Their real reasons might be:
Rule#4: Know your vision: While there might be – should be – a company vision, that vision has to be enough of your own such that if everyone leaves the company, the vision isn’t lost with them. In the Army, my Drill Sergeant used to tell us that if we didn’t like something, we could go home to Fort Living Room and they would get somebody who looked just like us to replace us who shot better, worked harder and could do the job. The vision is your own. The people around you are there to help fulfill the vision. If you don’t own the vision, than you cannot and will not have a relentless mindset to pursue it.
Rule#5: Know how to say, “no” Thee times in the past 10 days, I heard someone discuss the need to say “no” to those things that don’t serve the why or the vision. As a leader it is a disservice to yourself and to your team if you allow the vision and the “why” to get watered down. Leadership isn’t just a job or a role; it is a responsibility. Most people will never be leaders to a great extent; they expect people around them to lead the way. A leader that cannot say “no” puts their team, their “why,” and their vision at risk. Saying “no” will be what allows you to work in your highest and best role, honor your why, and stay on track with your vision.
Rule#6: Lead the Way: Be the first one in the pool. Be the first one to take the plunge. Taste it first. Chart the path. This is what leaders do. This is what is expected. While others might sample the path and sample leadership, Leaders are required to have a relentless drive to achieve that which they can see and inspire others to pursue. My friend Kurt von Ahnen mentioned, “Great Leaders do more than others do and before others do.”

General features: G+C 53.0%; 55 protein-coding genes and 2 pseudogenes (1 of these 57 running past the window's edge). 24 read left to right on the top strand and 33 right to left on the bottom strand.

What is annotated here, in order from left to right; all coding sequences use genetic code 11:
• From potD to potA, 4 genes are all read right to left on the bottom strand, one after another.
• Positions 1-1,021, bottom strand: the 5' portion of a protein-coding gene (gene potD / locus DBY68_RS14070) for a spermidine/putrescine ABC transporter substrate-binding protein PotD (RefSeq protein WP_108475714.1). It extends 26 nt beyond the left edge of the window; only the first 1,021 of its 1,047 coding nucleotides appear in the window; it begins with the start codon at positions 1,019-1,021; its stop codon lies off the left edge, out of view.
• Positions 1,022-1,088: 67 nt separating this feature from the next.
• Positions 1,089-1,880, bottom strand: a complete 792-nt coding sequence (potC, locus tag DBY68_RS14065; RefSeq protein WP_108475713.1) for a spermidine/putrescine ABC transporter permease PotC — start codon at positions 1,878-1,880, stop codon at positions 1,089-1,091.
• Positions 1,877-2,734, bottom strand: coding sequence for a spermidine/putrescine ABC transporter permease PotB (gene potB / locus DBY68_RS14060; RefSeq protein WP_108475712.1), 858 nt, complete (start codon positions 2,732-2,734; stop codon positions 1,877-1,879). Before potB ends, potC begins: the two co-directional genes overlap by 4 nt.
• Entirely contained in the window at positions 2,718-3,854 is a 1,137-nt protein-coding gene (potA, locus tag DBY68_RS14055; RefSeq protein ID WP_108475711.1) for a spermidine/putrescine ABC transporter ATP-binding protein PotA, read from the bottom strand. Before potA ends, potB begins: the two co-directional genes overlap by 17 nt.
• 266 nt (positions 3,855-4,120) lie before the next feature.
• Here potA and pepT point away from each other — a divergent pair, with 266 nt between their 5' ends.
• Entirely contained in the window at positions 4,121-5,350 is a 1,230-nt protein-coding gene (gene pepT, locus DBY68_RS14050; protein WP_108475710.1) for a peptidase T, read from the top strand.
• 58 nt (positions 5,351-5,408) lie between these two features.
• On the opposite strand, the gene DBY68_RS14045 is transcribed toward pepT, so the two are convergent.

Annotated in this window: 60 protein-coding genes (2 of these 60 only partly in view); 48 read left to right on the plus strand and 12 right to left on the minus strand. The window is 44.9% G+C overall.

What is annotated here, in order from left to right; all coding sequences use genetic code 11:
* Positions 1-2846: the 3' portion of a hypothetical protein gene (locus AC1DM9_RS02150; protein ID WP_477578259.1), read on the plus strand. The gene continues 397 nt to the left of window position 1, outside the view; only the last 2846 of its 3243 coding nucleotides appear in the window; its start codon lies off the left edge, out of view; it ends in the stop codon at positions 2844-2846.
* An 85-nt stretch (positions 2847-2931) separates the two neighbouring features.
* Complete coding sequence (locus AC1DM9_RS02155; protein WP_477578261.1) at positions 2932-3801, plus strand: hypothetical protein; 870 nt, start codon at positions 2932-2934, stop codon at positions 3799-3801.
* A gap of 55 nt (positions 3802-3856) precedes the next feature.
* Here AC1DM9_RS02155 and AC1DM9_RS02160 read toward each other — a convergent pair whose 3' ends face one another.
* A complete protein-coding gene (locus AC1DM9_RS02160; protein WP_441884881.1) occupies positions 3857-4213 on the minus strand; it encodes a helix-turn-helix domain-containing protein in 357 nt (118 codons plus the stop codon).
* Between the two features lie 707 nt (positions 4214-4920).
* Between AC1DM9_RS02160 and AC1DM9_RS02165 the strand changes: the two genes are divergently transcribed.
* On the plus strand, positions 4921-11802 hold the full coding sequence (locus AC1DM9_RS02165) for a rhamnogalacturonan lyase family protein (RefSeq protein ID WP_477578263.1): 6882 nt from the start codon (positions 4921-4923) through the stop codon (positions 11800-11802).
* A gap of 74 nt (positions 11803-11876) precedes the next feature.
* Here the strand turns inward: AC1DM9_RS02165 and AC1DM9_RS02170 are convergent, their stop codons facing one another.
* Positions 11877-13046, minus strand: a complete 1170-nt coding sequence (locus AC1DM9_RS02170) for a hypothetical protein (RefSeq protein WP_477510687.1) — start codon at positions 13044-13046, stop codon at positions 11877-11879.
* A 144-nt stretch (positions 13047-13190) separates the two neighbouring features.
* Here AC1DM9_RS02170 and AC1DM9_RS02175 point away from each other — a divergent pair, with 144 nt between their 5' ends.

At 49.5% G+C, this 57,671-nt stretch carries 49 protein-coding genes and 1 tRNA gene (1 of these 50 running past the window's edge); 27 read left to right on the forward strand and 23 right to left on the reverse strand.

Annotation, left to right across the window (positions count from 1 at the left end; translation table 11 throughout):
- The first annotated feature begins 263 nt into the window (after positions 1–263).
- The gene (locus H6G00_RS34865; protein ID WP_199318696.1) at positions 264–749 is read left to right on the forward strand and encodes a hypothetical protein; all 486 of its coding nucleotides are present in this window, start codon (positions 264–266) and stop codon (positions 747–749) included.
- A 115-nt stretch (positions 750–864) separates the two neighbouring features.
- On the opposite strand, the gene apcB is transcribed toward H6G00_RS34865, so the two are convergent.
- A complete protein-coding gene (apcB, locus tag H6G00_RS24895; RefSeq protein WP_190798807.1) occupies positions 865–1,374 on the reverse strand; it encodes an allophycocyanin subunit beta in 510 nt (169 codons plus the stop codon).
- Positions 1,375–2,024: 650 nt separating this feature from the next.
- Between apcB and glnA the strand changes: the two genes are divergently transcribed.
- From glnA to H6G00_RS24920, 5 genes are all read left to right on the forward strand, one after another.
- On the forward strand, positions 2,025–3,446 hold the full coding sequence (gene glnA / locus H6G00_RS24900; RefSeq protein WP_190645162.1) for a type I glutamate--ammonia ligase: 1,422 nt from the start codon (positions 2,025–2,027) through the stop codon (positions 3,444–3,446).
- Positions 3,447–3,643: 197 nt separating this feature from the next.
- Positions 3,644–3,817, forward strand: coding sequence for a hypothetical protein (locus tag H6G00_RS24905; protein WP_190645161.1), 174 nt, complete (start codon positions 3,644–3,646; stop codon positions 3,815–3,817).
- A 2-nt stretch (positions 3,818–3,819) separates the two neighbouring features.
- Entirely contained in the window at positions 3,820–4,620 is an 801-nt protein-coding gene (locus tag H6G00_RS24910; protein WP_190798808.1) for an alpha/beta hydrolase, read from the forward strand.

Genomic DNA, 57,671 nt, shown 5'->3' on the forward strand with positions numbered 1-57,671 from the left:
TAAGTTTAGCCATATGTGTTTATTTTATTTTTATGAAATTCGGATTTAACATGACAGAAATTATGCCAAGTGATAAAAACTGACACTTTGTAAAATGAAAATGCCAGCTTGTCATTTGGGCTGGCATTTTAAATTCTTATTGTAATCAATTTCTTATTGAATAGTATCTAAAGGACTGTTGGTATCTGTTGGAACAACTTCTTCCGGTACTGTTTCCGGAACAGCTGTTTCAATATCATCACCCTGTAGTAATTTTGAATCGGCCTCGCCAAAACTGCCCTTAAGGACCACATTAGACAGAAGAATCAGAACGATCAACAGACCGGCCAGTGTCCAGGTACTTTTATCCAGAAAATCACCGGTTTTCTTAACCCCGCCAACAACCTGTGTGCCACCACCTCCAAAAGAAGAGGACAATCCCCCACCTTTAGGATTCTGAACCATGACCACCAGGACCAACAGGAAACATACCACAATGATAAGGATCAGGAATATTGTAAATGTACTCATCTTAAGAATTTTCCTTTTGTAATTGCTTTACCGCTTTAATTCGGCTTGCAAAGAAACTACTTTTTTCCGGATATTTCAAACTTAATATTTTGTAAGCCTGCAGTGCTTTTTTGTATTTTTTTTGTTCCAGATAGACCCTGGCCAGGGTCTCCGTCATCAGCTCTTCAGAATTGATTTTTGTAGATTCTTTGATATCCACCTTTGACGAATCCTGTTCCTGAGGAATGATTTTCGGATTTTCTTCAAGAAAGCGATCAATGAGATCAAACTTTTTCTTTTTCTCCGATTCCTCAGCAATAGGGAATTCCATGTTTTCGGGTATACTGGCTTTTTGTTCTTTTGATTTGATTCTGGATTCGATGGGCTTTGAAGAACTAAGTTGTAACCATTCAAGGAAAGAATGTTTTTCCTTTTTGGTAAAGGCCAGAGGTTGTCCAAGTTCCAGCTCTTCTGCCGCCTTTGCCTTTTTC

That’s what we do.
Rule#7: Be relentless. When in school studying innovation, one of the things that I had to come to terms with is the idea that when something is invented, it is never the final version. I am reminded of the process that we’ve gone through to launch an app. I recall the stories about brands such as Wal-Mart, Chick-Fil-A, McDonalds, Red Lobster, Apple, etc.. None of these brands went gangbusters from their first concepts. None got a standing ovation the first time the curtain was pulled back. It took relentless drive from the right leaders to make these brands household names. Ask any celebrity, any Olympian, any professional what it takes to be the best in the world. They will tell you that it takes a relentless pursuit.
In my opinion, there is no point in doing whatever it is you do unless you can find a way to be the best at it. In more practical terms, you must strive to provide the best possible solution for those you are targeting to serve at a price they can afford to solve the problem they wish to solve in a way that makes sense to them. Copying what everyone else is doing is only going to get you a smaller and smaller piece of the pie, if any at all.
Maintaining a relentless leadership mindset is not a simple task. It is something that you may have to renew every single day. It doesn’t mean that you’ve got to work 100 hours per week, and it doesn’t mean that you’ve got to crush everyone else in order to be the best. Yes, some will lose so that you can win, but honestly, they may just not have the right mindset to do extraordinary things.
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What makes an entrepreneur different than his or her employee counterparts? An entrepreneur approaches his or her life and work with a unique mindset.